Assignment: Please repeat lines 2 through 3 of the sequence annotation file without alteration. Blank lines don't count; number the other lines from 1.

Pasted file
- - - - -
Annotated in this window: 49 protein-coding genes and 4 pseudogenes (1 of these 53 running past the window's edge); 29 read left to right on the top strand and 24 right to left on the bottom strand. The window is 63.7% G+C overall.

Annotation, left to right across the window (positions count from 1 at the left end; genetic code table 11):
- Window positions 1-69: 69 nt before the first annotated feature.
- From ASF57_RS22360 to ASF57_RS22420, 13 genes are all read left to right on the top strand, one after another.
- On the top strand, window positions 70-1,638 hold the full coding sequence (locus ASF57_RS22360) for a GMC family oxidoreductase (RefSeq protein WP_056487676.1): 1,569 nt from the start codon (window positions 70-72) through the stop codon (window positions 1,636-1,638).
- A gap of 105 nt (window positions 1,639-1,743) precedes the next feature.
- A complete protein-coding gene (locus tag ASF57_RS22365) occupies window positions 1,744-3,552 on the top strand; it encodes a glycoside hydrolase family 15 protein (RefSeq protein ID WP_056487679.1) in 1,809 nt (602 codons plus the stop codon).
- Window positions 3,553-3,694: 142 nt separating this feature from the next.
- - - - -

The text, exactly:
Annotation, left to right across the window (positions count from 1 at the left end; genetic code table 11):
- Window positions 1-69: 69 nt before the first annotated feature.